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"open -a" is not the answer wanted, because I want to debug the Mac OS X application automatically. This means it's better if someone can give the command line like [program] [args] format. So ltrace mechanism can make [program] as target for debugging and take [args] as input.

I have tried command line like "/Applications/Microsoft Office 2011/Microsoft PowerPoint.app/Contents/MacOS/Microsoft PowerPoint" /Users/poc.pptx, only Microsoft Point process started but the poc.pptx not opened.

After grepping the Microsoft Point with pptx file opened, it's something like: /Applications/Microsoft Office 2011/Microsoft PowerPoint.app/Contents/MacOS/Microsoft PowerPoint -psn_0_307275, there is no argument "poc.pptx".

I even manually use "gdb /Applications/Microsoft Office 2011/Microsoft PowerPoint.app/Contents/MacOS/Microsoft PowerPoint" and "set args /Users/poc.pptx", and then "r", the target application can not run with the certain file opened.

I am confused about this, so, is there someone can help me to solve this problem?

Thank you!

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5  
What let you believe that the filename is passed as an argument to powerpoint executable ? – mouviciel Dec 5 '11 at 15:11
    
because other apps can be started this way. /Applications/Preview.app/Contents/MacOS/Preview /Users/User/Desktop/t.tiff eg. and I was a windows user, Microsoft Office for windows also can be started from cmd. – yodaFirst Name Lulu Dec 6 '11 at 2:53

open -b com.microsoft.PowerPoint <filename> seems to work for me to open presentations from the command line.

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Go to file directory and then type

open -a "Microsoft PowerPoint" <filename.ppt>

Here "Microsoft PowerPoint" is the name of power point application, please check name of power point if it is different in your application directory.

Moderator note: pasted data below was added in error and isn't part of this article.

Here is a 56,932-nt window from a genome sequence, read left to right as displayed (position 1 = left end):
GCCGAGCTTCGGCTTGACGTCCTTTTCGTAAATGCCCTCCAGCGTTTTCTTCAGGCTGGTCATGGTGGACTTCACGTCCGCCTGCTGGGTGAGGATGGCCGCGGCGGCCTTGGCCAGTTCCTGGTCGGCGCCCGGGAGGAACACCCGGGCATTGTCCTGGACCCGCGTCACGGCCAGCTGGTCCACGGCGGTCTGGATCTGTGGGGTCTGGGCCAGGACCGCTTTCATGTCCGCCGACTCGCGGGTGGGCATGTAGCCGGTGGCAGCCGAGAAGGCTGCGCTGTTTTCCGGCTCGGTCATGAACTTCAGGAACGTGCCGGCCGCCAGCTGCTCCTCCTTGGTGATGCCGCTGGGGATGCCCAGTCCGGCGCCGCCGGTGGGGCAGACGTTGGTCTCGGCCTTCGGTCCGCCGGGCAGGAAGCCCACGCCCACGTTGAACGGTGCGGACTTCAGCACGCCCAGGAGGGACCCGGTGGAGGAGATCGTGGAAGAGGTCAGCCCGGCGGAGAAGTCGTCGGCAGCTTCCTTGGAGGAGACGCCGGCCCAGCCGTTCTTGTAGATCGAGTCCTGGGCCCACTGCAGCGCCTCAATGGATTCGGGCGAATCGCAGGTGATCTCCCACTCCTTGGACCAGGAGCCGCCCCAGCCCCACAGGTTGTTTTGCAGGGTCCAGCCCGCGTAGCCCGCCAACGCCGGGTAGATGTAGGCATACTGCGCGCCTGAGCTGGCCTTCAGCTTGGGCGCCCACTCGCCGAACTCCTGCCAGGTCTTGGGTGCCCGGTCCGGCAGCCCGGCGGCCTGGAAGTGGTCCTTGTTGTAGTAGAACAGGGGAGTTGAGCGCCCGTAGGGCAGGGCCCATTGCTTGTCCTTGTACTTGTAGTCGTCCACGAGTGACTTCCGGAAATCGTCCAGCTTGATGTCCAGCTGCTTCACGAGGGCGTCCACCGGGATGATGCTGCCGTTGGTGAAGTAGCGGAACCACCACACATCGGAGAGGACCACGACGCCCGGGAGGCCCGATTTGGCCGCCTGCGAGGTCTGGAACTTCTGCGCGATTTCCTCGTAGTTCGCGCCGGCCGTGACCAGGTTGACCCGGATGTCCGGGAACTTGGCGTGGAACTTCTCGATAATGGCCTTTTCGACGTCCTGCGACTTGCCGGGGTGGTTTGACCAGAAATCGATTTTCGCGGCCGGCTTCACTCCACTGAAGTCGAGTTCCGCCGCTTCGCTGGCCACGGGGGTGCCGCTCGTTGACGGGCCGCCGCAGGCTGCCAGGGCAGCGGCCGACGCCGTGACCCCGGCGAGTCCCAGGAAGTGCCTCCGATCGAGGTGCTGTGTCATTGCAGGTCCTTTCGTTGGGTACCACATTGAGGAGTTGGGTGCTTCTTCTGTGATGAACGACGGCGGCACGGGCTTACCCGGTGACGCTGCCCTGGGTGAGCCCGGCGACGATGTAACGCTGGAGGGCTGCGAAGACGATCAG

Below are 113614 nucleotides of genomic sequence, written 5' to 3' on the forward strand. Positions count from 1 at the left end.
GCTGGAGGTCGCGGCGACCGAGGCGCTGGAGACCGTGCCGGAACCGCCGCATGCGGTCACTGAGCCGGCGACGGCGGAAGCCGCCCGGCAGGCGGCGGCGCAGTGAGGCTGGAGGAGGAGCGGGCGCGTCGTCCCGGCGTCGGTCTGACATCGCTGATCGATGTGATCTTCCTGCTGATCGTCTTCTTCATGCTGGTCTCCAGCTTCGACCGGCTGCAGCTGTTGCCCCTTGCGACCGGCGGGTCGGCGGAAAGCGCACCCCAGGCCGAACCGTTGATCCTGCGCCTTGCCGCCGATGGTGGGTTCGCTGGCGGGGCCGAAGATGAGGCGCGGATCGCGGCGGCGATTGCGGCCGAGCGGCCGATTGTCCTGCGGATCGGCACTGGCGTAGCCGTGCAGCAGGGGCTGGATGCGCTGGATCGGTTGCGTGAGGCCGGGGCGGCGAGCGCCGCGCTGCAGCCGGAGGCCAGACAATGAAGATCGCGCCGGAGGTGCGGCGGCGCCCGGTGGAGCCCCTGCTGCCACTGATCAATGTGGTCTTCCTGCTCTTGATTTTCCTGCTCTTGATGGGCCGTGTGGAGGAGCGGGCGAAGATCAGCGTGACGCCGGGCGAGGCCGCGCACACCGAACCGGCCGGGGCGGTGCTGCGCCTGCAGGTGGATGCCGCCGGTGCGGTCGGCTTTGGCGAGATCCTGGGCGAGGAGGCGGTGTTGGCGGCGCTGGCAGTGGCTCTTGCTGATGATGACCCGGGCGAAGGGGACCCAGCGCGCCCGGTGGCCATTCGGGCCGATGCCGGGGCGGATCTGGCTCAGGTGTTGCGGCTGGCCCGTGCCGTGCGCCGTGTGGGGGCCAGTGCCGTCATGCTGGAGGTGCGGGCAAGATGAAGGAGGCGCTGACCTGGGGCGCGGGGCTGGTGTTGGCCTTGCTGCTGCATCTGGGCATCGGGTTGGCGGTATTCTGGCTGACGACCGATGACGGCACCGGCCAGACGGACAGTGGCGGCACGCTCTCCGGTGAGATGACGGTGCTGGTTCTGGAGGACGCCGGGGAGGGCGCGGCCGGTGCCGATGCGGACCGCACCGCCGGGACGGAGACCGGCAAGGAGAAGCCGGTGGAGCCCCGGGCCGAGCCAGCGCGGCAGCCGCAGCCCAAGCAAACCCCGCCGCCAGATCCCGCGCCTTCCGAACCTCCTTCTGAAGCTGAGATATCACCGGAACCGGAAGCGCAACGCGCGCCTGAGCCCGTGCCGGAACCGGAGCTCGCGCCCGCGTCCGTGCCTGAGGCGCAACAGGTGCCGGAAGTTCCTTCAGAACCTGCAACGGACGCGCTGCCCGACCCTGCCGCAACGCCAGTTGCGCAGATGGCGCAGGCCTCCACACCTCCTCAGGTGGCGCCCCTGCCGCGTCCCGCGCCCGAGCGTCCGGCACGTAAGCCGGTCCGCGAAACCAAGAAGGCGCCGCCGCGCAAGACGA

This is working perfectly fine on my MAC (OSX 10.8).

We can also give complete path instead of just file name.

    open -a "Microsoft PowerPoint" <ppt file path>

This is also working fine.

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If PowerPoint is not opening a document passed as a command-line argument, then that's a reflection on how PowerPoint was coded. There's nothing anybody but Microsoft can do about that.

The OS does not normally use that technique to tell applications to open documents. Instead, it passes Apple Events to the application. Cocoa will, by default, accept command-line arguments and treat them similarly to such Apple Events, but apparently PowerPoint is overriding that default behavior.

If you want to debug or trace PowerPoint, I recommend that you do it in two steps. First, launch it without arguments under the debugger or trace program. Then, tell it to open a document. You can do that in the normal way, using the Finder and/or Dock, or you can use open -a .... Such a request to open a document will not launch a second instance of PowerPoint, it will deliver an event to the already-running PowerPoint which you are debugging/tracing. So, the result should be similar to what you seem to want.

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Not sure if this will help you (depends on how you want to do your debugging), but you can use AppleScript from the command line, like this:

%osascript <<<EOD
tell application "Excel" to open "Users:xxx:Documents:sheet.xls"
EOD

When entered this way, your script can contain several lines, it does not have to be limited to a single one.

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